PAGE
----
Cloning Partial Digests

April 22, 1998 ECK


A guaranteed but inefficient way to clone a selectable marker is to select it from a pool of cloned partially digested chromosomal DNA. Sau3A is the most commonly used nuclease. It cuts about every 256 bp, has a relatively unbiased nucleotide composition, is insensitive to dam methylation, and generates a 5' overhang compatible with BamHI, BclI and BglII overhangs. Other enzymes occasionally used are TaqI, AluI and DNAse A followed by blunting with T4 DNA Polymerase.


1. Partial Sau3A Digest (Based on the protocol described in Sambrook et al, 9.24-9.28, 1989)

Begin with 200 µL of a standard chromosomal DNA preparation (>0.1 µg/µL).
Label 10 Eppindorf vials 1 - 10.

Add to the DNA
20 µL 10X Sau3A Buffer (New England Biolabs)
2 µL BSA at 10 mg/mL
Dispense 40 µL to tube 1, and 20 µL to tubes 2 - 10.
From this point until incubation, keep everything on ice!

Add 1 µL of Sau3A at 10 units/µL (New England Biolabs) to tube 1.
Transfer 20 µL to tube 2.
Mix, transfer 20 µL to the next tube
Repeat the last 2 steps up to tube 9. Do not transfer to tube 10, which will serve as a no-digest control.

Incubate all 10 tubes 1 hr at 37°C.
Kill the digest 20' at 65°C.

2. Electrophoresis

Prepare a 0.8% agarose gel with at least 12 lanes.
Load a size standard in first lane 1, skip next lane and load the remaining lanes with digests 1 - 10.
Run the gel and stain with ethidium bromide in the usual fashion.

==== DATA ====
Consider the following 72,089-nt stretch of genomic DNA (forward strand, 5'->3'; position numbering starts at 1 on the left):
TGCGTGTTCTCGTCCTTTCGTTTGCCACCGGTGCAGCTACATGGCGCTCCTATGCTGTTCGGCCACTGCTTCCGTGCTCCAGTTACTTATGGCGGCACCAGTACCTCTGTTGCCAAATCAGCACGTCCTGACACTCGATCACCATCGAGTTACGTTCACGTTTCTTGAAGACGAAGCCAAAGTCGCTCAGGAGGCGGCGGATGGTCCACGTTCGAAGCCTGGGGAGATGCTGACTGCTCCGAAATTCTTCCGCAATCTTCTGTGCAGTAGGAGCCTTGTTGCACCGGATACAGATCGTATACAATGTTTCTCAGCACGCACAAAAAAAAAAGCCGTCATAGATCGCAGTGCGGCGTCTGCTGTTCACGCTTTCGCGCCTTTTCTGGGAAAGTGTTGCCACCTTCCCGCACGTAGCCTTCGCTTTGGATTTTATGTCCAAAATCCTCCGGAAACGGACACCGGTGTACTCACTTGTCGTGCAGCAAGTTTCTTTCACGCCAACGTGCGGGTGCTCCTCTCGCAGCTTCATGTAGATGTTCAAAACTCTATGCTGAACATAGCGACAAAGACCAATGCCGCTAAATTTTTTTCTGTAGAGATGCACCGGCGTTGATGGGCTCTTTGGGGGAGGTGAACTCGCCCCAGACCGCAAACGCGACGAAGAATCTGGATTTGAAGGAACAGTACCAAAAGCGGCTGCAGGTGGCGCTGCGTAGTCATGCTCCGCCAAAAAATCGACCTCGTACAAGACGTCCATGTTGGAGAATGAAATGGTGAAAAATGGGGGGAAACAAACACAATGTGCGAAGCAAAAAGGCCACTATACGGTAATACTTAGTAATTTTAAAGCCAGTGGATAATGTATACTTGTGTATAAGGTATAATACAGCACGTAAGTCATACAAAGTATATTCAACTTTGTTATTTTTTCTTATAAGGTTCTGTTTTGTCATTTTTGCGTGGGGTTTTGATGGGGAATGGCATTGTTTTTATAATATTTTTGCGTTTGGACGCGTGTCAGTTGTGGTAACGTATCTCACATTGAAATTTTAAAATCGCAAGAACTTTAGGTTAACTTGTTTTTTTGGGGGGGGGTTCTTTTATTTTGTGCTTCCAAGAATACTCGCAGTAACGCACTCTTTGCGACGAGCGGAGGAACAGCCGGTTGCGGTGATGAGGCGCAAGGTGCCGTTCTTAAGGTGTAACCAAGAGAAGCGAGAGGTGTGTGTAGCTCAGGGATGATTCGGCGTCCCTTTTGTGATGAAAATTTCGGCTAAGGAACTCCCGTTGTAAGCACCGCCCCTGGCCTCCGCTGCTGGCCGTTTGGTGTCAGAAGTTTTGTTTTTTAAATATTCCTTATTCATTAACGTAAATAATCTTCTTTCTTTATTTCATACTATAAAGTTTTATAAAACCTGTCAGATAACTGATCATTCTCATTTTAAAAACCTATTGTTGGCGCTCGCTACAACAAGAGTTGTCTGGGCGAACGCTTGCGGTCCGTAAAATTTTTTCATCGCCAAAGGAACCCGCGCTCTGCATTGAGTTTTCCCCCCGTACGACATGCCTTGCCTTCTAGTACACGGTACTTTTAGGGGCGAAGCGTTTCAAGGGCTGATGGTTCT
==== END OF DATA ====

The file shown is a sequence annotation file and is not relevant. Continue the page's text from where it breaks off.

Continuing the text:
Calculate the minimum size digest product which will contain the marker. For instance, a Tn10dCam insert contains a 660 bp chloramphenicol resistance gene. Add a minimum amount necessary to give enough adjacent sequence to fulfill the design of the experiment. In the case of Tn10dCam, you would probably want at least 200 bp of adjacent DNA for sequence analysis or 1 Kb for genetic characterization. The resulting number is the lower size limit needed. Add to this 2 to 3 Kb to get the upper size limit.

Inspect the gel for lanes containing digest smears which are most intense between these to limits. Excise a rectangle of gel between these two limits and including the indicated lanes.

Purify the DNA using a convenient methodology. Qiaquick works well for me. The final volume should be about 100 µL. DNA concentration is impossible to predict.

3. Vector Digest and Dephosphorylation

Nearly all cloning vectors have unique BamHI or BglII sites in their polylinkers. Cut 5 to 10 µg of vector with one of these two enzymes in a 20 µL reaction using standard protocols.

Add 1 µL of Calf Intestinal Alkaline Phosphatase ("CIP") diluted to 5 units/µL in 1X buffer used in the restriction digest.
Incubate 1 hr at 37°C.

Add 1 µL EDTA at 100 mM and heat 10' at 75, to kill most of the CIP.
Phenol extract, followed by 2 butanol extractions.
Add 1 µL glycogen (Boehringer Mannheim, molecular biology grade), one third volume 7.5 M ammonium acetate, and 2.5 volumes 95% ethanol.
After 10' on ice, spin 10' at full speed in a micocentrifuge and discard the supernatant.
Wash pellet once with 70% ethanol, and dry slightly for about 5' under vacuum. The pellet will redissolve more easily if not allowed to dry completely.

Dissolve in 40 µL H2O.

4. Ligations

Set up 9 20 µL ligation reactions, each containing 2 µL 10X Ligation Buffer (New England Biolabs, already contains ATP), 1 µL T4 DNA Ligase at 200 units/µL (New England Biolabs) and all 9 combinations of zero, 3 and 8.5 µL partially digested chromosomal DNA with 1, 3 and 8.5 µL cut vector from the previous step. Make up the balance with H2O.
Incubate overnight at 16°C.

Phenol extract once, butanol extract twice and ethanol precipitate as previously described.

Redissolve in 10 µL H2O.

5. Electroporation

Electroporate into DH5a (E.coli) or TR6579 (Salmonella). These are restriction-minus methylation-plus strains which are easily transformed by electroporation.

Plate to selective medium and proceed per normal.

Last Update: Thursday June 19 2014
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